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Liberty — an iconic store with a distinctive mock-Tudor frontage in London’s West End — is known for its luxury goods, covering everything from fashion to cosmetics to interior design; and is particularly recognised for its graphic and floral prints. However, Liberty is not just another department store. It played a major role in the development of artistic styles such as the arts and craft movement, and has a long-standing connection with art and design. We give you the quick rundown on its interesting life story.
The founder of Liberty, Arthur Lasenby Liberty, was born in 1843 to a draper. Beginning work at 16, he was apprenticed to a draper shortly afterwards. However, Liberty instead decided to take a job at Farmer and Rogers, a women’s fashions specialist in Regent Street, rising quickly up the ranks. Inspired by more than 10 years of service, Liberty decided to open his own store. He borrowed £2,000 from his soon-to-be father-in-law and took a lease on one half of a shop on Regent Street, opening Liberty & Co in 1875 with only three members of staff.
Liberty didn’t want to run just another store — he harboured a dream of an Eastern Bazaar in London that could fundamentally change homeware and fashion. Naming the store ‘East India House’, his collection of ornaments, fabrics and objects d’art from the Far East captured the attention of London, already in the crux of orientalist fervour. It only took 18 months for Liberty to repay his loan, purchase the second half of the store, and begin to add neighbouring properties to his portfolio. From the beginning, the store also imported antiques, with the original V&A museum actually purchasing pieces of Eastern embroidery and rugs for its collection.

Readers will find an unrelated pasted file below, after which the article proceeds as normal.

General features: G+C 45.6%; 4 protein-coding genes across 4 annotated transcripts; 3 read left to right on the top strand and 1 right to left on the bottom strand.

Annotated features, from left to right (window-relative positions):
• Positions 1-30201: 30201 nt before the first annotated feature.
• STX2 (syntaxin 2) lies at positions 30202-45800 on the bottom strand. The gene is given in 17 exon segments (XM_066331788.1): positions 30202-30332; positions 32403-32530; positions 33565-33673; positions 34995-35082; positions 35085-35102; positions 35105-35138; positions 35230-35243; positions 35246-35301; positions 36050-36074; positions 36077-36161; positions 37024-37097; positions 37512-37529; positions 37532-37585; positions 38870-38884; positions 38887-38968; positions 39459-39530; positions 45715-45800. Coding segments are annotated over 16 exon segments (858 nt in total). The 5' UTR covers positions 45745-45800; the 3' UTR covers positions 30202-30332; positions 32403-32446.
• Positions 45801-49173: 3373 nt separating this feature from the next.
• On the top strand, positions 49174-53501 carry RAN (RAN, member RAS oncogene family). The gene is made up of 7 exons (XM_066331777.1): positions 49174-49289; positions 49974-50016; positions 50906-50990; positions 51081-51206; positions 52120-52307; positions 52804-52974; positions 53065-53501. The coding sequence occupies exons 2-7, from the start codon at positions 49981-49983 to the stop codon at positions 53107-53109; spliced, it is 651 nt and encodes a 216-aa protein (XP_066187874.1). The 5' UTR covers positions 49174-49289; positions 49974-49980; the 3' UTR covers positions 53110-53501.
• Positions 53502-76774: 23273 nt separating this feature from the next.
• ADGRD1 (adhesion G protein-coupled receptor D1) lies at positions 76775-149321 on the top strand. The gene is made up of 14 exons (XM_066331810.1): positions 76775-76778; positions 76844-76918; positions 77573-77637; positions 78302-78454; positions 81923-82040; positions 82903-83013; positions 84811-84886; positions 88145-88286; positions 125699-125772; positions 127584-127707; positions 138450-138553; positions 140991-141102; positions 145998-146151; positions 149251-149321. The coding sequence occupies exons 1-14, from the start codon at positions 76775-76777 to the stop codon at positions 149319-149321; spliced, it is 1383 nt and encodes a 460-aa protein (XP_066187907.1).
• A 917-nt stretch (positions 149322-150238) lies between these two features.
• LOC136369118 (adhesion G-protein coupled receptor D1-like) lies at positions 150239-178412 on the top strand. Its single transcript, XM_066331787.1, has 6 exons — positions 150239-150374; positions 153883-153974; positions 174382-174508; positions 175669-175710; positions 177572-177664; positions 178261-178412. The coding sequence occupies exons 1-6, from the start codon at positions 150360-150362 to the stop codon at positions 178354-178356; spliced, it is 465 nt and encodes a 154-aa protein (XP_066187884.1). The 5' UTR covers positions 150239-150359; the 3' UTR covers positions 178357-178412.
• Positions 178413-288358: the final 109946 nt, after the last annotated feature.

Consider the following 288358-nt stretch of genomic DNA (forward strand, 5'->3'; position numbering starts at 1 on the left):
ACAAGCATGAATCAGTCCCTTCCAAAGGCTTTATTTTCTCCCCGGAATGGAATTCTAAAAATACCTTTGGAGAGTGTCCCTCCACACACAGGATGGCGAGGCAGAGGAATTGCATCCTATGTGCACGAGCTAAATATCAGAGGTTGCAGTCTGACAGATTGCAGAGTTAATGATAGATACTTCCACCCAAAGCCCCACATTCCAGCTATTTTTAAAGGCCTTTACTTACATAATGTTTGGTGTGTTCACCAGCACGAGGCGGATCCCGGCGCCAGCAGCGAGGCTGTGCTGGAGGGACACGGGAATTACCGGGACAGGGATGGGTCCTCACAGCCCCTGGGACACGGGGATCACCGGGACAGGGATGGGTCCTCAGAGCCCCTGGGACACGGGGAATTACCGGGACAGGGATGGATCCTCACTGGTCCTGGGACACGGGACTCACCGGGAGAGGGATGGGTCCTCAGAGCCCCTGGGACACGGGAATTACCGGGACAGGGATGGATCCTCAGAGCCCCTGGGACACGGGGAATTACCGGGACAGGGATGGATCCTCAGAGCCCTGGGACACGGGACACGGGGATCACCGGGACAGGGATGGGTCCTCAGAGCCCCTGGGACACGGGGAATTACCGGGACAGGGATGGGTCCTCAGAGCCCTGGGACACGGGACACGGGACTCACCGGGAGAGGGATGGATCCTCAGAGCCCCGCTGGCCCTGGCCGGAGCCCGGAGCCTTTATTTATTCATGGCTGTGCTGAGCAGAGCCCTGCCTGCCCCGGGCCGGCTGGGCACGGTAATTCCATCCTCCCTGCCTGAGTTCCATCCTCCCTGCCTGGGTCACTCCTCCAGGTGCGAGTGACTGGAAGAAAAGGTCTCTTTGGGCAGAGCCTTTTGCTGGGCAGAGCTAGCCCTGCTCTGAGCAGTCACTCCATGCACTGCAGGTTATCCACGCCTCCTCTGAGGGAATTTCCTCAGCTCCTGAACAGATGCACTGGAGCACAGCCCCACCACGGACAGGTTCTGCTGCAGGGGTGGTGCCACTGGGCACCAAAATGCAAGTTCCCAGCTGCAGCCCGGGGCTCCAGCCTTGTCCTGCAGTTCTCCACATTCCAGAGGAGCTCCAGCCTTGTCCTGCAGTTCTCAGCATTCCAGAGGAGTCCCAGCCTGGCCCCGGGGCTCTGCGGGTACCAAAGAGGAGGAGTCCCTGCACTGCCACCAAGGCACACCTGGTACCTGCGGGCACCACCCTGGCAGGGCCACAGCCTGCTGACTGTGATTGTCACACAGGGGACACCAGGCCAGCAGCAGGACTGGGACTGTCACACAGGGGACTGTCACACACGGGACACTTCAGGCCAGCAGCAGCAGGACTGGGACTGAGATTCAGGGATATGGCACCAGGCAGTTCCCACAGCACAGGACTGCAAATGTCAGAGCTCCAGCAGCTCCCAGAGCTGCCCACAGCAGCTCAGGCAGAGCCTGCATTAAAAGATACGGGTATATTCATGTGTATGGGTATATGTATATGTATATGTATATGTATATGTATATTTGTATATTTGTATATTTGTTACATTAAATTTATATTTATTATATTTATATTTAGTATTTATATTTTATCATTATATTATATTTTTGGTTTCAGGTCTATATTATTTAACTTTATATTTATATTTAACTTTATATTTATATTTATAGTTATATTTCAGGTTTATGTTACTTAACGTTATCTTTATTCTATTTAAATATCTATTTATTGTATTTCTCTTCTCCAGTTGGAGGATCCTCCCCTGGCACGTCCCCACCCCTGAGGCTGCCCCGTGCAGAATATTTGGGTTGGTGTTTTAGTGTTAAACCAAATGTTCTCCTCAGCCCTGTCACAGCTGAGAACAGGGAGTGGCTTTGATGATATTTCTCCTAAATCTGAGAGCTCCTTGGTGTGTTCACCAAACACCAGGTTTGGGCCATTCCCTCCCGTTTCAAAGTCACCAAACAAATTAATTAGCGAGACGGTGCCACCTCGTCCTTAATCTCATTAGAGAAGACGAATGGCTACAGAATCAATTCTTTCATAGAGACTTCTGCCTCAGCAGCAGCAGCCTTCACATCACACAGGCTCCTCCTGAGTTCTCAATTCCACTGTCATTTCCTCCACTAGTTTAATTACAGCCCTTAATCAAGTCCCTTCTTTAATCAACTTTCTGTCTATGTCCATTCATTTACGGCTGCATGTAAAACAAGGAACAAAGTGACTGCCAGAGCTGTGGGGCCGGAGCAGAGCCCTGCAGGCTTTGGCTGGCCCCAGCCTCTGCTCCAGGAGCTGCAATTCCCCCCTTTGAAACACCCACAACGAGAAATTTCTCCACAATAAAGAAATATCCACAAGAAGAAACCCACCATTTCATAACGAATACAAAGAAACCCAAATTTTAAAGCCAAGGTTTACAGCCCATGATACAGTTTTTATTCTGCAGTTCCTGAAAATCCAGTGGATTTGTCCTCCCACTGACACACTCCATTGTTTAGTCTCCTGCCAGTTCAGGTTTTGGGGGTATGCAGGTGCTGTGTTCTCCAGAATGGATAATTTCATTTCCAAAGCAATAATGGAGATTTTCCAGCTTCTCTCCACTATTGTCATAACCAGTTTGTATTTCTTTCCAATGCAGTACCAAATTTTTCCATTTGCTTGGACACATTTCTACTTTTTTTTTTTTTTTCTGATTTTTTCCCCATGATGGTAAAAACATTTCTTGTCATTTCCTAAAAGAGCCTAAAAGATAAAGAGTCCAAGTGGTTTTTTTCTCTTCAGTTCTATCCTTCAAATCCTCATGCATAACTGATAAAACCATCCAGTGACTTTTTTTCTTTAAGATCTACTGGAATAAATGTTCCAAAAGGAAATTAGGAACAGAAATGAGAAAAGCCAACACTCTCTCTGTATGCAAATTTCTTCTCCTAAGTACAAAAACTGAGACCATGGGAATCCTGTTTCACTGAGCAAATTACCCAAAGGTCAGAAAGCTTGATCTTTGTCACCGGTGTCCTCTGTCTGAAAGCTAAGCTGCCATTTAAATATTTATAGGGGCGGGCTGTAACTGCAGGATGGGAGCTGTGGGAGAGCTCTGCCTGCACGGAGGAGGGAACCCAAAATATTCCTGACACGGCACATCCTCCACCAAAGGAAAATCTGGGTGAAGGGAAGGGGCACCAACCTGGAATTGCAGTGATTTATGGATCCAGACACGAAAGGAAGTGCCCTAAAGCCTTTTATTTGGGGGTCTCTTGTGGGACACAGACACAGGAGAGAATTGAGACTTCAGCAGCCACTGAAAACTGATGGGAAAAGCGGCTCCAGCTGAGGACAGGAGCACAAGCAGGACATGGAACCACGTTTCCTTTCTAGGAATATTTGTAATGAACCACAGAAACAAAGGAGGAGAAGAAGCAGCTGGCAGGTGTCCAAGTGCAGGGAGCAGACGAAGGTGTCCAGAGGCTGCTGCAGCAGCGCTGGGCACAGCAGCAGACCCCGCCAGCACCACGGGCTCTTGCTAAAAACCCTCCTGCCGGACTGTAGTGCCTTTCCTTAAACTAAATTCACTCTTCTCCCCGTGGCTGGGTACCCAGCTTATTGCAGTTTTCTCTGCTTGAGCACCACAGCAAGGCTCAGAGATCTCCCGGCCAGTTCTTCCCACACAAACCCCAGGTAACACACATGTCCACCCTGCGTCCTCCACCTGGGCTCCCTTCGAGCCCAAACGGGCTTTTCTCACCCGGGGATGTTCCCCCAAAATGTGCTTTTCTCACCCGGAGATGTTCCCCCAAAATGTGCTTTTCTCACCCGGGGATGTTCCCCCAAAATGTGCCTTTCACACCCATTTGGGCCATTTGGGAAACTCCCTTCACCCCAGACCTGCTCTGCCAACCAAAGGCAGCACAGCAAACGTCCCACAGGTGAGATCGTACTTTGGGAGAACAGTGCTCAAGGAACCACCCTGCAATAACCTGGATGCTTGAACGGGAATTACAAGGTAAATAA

Soon, Liberty became one of the most fashionable shopping destinations in the city. In 1884, Liberty began to create in-house apparel with Costume Society founder Edward William Godwin. The store also had strong connections with Pre-Raphaelite artists, the leaders of the Art Noveau movement, and the arts and crafts movement inspired by figures such as William Morris and John Ruskin, helping each movement along by offering encouragement and support to designers. Arguably, Liberty had achieved the revolutionary impact he had set out to.
The Grade II-listed, iconic mock-Tudor store known today was built in 1924, seven years after Liberty had died, and was constructed with the timbers of two ships — the HMS Hindustan and HMS Impregnable.Throughout the following decades Liberty continued to champion eclectic design, particularly in the 50s and 60s. Today, the store continues its long tradition of in-house collaborations with designers to produce exclusive, covetable fashion and accessories.